Coronavirus round-up: Stay. Away. From. Each. Other.

Beauty spots are still attracting many tourists.

Just like everyone else in Scotland, I thought I’d socially distance myself from other human beings by heading to the hills (with my dog Noodles) and getting away from it all.  

So, I drove to the Whangie, parked my car on the road because the lot was full and tried to keep my distance from half the population of Glasgow as we made our way up the hill.

We were definitely doing it wrong – and rescue crews would agree.

Stern warning
First Minister Nicola Sturgeon reminder everyone that social distancing “should not be considered optional” as she provided a mid-afternoon update on Sunday and updated the virus-related death tally to 10. Restaurants, pubs and gyms may be all be closed but she reminded people that doesn’t mean they should just take their bored selves elsewhere: “Beaches should not be busy, parks should not be full.”

‘Go home idiots’
You may be thinking it’s time to head to the hills (or the beach) – but the people who live there don’t really want to see you and your camper van right now.  Scotland’s tourism secretary Fiona Hyslop asked that tourists stay away from the Highland and Islands, while Judy Murray took a more aggressive approach by tweeting a picture of a car and a trailer with “go home idiots” spray painted on the side.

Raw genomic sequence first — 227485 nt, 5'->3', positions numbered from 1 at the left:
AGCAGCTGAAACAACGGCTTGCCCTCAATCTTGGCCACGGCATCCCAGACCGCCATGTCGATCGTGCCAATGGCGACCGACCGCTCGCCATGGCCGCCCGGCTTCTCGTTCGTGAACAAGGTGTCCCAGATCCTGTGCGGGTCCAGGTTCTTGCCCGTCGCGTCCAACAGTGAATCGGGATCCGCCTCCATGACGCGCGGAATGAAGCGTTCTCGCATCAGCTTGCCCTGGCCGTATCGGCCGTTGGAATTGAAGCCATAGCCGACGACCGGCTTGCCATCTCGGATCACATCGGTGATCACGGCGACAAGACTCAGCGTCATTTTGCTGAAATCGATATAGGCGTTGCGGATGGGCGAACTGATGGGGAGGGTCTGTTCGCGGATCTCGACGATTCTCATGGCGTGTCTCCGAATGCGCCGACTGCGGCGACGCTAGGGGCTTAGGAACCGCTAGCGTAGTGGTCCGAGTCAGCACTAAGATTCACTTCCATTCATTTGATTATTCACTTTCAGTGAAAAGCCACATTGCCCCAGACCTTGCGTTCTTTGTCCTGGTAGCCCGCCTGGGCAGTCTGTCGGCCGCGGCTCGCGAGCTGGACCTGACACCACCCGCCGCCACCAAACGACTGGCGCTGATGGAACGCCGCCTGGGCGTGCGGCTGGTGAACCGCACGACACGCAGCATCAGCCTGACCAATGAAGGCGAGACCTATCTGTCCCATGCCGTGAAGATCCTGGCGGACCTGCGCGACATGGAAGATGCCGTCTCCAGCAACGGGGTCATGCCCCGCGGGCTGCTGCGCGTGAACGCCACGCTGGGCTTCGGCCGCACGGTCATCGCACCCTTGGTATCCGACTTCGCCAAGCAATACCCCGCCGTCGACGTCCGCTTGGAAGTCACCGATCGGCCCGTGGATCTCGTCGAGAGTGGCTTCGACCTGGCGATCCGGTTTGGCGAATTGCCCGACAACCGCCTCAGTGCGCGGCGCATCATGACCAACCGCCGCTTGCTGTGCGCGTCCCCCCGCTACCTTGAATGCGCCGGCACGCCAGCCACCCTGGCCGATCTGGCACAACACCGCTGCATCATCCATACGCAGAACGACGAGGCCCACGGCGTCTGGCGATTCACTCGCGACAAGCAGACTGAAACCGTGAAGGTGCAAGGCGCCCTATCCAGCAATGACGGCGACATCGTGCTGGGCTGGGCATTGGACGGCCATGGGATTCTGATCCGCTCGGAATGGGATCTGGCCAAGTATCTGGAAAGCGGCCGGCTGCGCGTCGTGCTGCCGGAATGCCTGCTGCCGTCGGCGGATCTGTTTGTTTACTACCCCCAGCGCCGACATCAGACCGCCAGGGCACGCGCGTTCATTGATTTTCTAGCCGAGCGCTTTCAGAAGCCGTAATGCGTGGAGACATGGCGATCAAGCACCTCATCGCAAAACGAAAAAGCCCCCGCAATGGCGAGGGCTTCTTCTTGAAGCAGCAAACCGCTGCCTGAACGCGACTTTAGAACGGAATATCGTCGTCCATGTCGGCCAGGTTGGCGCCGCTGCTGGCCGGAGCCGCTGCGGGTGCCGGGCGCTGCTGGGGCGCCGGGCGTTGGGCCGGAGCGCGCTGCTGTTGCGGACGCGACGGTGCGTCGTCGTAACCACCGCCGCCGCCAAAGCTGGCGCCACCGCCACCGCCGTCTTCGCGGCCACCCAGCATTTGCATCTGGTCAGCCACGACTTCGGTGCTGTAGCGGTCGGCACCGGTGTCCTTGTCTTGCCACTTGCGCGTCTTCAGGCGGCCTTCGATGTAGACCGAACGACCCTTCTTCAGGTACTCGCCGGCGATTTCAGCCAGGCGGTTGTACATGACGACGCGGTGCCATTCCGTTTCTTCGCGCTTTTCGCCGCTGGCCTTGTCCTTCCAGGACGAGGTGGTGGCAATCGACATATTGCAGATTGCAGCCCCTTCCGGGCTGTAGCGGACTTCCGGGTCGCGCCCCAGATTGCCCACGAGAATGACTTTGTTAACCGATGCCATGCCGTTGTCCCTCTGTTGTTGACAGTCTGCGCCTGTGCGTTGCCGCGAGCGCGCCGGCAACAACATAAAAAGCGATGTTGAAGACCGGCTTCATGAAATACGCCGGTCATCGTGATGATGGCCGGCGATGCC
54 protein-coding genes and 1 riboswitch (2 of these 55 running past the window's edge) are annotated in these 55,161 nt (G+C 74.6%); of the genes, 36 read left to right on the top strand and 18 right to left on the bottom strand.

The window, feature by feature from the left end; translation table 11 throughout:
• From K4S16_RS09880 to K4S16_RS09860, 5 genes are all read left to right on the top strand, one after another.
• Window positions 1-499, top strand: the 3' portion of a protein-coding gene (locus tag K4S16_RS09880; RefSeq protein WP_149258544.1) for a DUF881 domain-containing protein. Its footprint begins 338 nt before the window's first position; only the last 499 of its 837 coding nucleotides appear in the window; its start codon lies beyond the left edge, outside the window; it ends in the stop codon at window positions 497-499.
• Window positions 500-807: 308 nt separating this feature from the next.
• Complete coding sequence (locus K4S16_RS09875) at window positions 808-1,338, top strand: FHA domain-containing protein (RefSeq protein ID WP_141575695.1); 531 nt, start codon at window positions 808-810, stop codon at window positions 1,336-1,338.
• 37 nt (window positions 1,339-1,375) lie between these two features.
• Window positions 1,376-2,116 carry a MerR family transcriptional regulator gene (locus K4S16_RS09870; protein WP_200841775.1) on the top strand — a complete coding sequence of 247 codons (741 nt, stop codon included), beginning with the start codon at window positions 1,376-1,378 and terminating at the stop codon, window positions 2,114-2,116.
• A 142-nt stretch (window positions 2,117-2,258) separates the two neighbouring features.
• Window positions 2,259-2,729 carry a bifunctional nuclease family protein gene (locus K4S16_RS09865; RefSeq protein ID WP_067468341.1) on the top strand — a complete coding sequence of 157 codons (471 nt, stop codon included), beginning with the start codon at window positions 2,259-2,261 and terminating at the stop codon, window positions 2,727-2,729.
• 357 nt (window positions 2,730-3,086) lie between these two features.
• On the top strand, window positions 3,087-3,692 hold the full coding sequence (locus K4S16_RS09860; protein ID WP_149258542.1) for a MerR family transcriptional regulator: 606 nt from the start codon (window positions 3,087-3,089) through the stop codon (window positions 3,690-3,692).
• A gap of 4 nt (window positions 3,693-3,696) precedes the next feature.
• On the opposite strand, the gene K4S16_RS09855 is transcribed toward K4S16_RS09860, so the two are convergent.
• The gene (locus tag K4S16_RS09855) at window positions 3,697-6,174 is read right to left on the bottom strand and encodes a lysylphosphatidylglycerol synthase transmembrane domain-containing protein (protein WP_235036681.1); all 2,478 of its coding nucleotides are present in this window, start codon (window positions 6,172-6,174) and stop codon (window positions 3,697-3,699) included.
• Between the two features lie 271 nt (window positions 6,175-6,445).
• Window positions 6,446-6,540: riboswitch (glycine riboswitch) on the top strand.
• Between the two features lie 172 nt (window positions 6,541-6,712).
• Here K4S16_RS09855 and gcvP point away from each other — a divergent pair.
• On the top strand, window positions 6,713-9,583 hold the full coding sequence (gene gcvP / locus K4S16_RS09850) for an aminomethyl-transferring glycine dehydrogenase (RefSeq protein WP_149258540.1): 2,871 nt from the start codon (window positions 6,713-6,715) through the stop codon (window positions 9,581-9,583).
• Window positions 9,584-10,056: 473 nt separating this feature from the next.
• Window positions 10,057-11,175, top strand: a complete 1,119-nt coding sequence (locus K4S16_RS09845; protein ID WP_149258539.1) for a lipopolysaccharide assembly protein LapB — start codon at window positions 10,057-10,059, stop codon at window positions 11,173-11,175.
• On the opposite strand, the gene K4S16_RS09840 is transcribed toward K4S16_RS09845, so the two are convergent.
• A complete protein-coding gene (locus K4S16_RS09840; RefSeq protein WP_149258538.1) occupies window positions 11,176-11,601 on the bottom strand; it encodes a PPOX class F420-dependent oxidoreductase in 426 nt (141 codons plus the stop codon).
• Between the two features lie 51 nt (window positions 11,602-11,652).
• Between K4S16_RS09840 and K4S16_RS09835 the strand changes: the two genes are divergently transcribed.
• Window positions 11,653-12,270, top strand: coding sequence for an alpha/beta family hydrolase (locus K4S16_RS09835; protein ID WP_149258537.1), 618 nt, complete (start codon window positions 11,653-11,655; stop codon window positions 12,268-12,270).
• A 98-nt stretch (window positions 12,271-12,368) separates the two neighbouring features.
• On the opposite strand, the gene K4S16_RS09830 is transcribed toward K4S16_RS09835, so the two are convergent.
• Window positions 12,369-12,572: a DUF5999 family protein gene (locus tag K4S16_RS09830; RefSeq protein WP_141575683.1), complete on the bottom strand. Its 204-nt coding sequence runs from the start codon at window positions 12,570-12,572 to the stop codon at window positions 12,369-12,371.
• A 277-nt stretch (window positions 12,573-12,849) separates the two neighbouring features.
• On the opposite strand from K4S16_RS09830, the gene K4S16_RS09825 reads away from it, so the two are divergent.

Transit options reduced
You’re not supposed to be going anywhere – and Scotland’s transport companies are going to make sure you don’t. Bus and rail companies are scaling back their timetables as of Monday because of staffing shortages and reduced demand. McGill’s Buses said reducing routes would help protect jobs, while ScotRail and Network Rail said it needed to adjust as well.

Corporate helpers
Leaders step up to lead in times of crisis – and some local businesses are taking their place in the community to new heights. Arran Sense of Scotland’s signature soap produced 15,000 bars of soap for the island’s residents with the goal of distributing five per household and partnered with Visit Arran to deliver bars to schools and nurseries. Meanwhile, Celtic’s charity foundation said it would spend £150,000 to feed approximately 250 people every day at Celtic Park. The Co-Op said it donate $1.5 million worth of food to FareShare to help those in need.

In other hopeful news…

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